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Patience and change: a conflict of interests?

While we must applaud industry and the Recombinant Human Protein C Worldwide Evaluation in Severe Sepsis (PROWESS) investigators [1] for the tremendous effort and time expended in their multicentre, international study, caution needs to be exercised before deciding to make the intervention of activated protein C (APC) a standard of treatment [2].

We, like many others, have chosen to introduce APC into our practice in the treatment of severe sepsis, despite having an awareness of the progress of associated controversies [35]. By choosing to change our practice we may have exposed patients to occult harm or to benefit. Alternatively, patient outcome may have remained unchanged but time, money and clinical effort have been expended (and wasted) in the necessary activities to affect the change. These activities are a significant burden on the multidisciplinary team that carry out intensive therapy, and their effects should not be underestimated.

What impels us to change, then? Why do we not have more patience and either wait for, agitate or participate in the need for more data? Perhaps we feel a desire to demonstrate that we are up to date, that we are dynamic and that we can implement change quickly and effectively locally? We may assume that this is what colleagues as well as the public expect of us. Guidelines from 'learned bodies' [6] may also influence us. In a world that is apparently 'moving forward' rapidly, we do not want to feel that we are being left behind, unchanging and old-fashioned. We need to belong to the group that is dynamic and contemporary.

Having become part of our practice, we now feel ambivalent to the prescription of APC. Notwithstanding the efficacy debate, the resource implications for the prescription of recombinant therapies are considerable. The question of global equitable availability is an additional issue that receives scant attention. Some days we prescribe the intervention, worrying about the possible side effects and resource implications. Other days we may defend our right not to prescribe them, concerned that we are swimming against the dominant tide of contemporary practice. We agree whole-heatedly with the comments of Friedrich and colleagues in a recent issue of Critical Care [2] that we need further new data regarding APC to clarify its treatment effect in sepsis.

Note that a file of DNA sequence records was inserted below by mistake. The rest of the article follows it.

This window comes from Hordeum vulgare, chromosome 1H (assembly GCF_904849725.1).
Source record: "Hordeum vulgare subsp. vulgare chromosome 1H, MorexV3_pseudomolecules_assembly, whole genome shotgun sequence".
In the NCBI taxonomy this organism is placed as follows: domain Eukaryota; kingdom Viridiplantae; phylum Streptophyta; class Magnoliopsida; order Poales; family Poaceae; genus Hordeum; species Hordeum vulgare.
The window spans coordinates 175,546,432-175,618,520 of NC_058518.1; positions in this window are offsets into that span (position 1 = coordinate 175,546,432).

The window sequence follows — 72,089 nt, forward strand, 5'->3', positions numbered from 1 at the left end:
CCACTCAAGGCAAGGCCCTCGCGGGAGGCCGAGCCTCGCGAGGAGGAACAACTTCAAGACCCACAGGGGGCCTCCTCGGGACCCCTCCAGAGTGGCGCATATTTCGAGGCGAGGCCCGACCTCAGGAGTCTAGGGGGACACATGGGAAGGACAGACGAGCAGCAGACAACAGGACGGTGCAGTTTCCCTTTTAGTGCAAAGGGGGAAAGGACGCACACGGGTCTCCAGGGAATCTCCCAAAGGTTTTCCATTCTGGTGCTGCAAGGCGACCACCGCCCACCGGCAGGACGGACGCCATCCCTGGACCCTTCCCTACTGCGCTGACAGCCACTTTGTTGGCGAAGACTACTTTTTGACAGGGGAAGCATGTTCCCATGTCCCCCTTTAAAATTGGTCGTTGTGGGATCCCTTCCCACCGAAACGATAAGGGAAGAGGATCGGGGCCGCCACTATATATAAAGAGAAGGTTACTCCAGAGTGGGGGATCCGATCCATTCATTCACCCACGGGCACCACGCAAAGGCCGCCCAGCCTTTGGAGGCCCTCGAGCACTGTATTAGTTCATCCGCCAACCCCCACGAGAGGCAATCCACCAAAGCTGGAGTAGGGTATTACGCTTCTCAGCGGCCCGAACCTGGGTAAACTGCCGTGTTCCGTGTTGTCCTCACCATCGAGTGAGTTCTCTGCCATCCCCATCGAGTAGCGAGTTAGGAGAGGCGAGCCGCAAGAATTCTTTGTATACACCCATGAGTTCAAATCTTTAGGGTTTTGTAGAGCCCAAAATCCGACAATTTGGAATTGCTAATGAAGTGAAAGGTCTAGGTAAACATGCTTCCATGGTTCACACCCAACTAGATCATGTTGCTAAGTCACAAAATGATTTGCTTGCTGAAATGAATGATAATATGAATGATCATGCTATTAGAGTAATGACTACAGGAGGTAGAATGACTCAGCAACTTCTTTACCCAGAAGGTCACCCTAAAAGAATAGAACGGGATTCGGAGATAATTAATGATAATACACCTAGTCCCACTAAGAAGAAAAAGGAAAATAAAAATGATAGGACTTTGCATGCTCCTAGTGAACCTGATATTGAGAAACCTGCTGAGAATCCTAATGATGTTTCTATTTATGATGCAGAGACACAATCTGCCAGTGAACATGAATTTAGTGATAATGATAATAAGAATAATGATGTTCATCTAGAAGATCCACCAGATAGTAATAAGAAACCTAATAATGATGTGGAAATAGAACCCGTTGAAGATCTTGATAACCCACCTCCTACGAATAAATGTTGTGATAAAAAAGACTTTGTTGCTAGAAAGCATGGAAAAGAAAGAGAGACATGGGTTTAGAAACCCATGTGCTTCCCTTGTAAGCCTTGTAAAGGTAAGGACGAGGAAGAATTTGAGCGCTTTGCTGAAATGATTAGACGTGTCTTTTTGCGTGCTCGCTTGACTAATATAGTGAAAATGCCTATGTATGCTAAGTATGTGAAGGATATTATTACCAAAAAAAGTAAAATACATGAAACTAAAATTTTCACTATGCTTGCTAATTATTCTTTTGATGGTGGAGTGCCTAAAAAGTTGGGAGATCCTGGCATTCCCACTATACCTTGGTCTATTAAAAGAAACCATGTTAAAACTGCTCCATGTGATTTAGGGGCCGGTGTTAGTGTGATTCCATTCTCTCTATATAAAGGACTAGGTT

Smith and Roberts [7] in their recently published seminal paper give clear contemporary guidance on conducting and publishing clinical trials. They state that a single randomised clinical trial needs to be evaluated in the context of all the information available, and thus needs to be understood in the context of a systematic review. If there is uncertainty despite this, and if the research question posed is deemed important, a further trial is necessary. Is now the time for national academic groups to build on the industry-sponsored PROWESS study and to coordinate and design a further randomised clinical trial – a study that is independent and addresses the issue of the treatment effect of APC in sepsis? We think so. We should also learn from this evolving narrative the lesson that patience remains a virtue and change should not be undertaken lightly.



APC = activated protein C


PROWESS = Recombinant Human Protein C Worldwide Evaluation in Severe Sepsis.


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PJDA was sponsored by Chest Heart and Stroke Scotland (CHSS Research Award, R2002/A65) and the Chief Scientist Office (Grant CZG/4/1/37).

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Correspondence to Manoj K Saxena.

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The authors declare that they have no competing interests.

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Saxena, M.K., Andrews, P.J. Patience and change: a conflict of interests?. Crit Care 10, 422 (2006).

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